For convenience, the Detailed Description includes the following definitions which have been derived from the “Draft NIST Working Definition of Cloud Computing” by Peter Mell and Tim Grance, dated Oct. 7, 2009, which is cited in an Information Disclosure Statement filed herewith, and a copy of which is attached thereto.

Cloud computing is a model of service delivery for enabling convenient, on-demand network access to a shared pool of configurable computing resources (e.g. networks, network bandwidth, servers, processing, memory, storage, applications, virtual machines, and services) that can be rapidly provisioned and released with minimal management effort or interaction with a provider of the service. This cloud model may include at least five characteristics, at least three service models, and at least four deployment models.

Characteristics are as follows:

On-demand self-service: a cloud consumer can unilaterally provision computing capabilities, such as server time and network storage, as needed automatically without requiring human interaction with the service's provider.

Broad network access: capabilities are available over a network and accessed through standard mechanisms that promote use by heterogeneous thin or thick client platforms (e.g., mobile phones, laptops, and PDAs).

Resource pooling: the provider's computing resources are pooled to serve multiple consumers using a multi-tenant model, with different physical and virtual resources dynamically assigned and reassigned according to demand. There is a sense of location independence in that the consumer generally has no control or knowledge over the exact location of the provided resources but may be able to specify location at a higher level of abstraction (e.g., country, state, or datacenter).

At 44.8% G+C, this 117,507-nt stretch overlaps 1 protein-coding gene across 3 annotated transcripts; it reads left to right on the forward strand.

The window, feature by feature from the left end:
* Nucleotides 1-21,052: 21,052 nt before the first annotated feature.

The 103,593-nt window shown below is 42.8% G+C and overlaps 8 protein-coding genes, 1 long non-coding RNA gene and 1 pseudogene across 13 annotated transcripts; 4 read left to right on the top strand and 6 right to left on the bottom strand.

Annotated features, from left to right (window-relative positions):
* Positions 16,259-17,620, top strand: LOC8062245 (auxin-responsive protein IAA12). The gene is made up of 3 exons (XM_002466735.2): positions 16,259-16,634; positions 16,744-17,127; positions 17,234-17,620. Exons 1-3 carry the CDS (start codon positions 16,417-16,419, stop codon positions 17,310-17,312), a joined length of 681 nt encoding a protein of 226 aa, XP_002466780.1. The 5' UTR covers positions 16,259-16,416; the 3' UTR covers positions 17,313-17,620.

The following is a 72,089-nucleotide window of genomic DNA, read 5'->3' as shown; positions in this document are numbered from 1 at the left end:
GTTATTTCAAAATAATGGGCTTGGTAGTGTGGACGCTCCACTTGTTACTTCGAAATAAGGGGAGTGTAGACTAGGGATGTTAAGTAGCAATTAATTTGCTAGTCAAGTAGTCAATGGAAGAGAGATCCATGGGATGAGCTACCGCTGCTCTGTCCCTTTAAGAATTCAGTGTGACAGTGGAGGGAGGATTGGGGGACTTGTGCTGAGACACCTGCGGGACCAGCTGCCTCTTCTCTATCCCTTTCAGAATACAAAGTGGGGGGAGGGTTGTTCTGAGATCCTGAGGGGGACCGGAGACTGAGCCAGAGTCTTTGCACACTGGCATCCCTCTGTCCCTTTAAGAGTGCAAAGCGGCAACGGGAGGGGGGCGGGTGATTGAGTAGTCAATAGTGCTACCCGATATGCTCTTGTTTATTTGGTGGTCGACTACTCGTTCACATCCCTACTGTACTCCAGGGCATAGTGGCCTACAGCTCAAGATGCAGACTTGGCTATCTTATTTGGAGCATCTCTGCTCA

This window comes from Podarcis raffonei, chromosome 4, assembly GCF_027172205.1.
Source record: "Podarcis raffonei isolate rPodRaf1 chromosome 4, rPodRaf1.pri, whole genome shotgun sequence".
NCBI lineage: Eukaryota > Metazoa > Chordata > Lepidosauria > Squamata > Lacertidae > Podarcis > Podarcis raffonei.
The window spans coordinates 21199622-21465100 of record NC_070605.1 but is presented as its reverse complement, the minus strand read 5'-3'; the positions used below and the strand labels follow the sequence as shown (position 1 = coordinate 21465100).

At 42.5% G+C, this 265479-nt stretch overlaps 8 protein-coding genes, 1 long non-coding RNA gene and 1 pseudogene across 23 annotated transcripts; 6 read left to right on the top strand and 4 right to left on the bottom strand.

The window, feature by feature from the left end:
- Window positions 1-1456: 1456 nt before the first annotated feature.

Rapid elasticity: capabilities can be rapidly and elastically provisioned, in some cases automatically, to quickly scale out and rapidly released to quickly scale in. To the consumer, the capabilities available for provisioning often appear to be unlimited and can be purchased in any quantity at any time.

Measured service: cloud systems automatically control and optimize resource use by leveraging a metering capability at some level of abstraction appropriate to the type of service (e.g., storage, processing, bandwidth, and active user accounts). Resource usage can be monitored, controlled, and reported providing transparency for both the provider and consumer of the utilized service.

Service Models are as follows:

Software as a Service (SaaS): the capability provided to the consumer is to use the provider's applications running on a cloud infrastructure. The applications are accessible from various client devices through a thin client interface such as a web browser (e.g., web-based e-mail). The consumer does not manage or control the underlying cloud infrastructure including network, servers, operating systems, storage, or even individual application capabilities, with the possible exception of limited user-specific application configuration settings.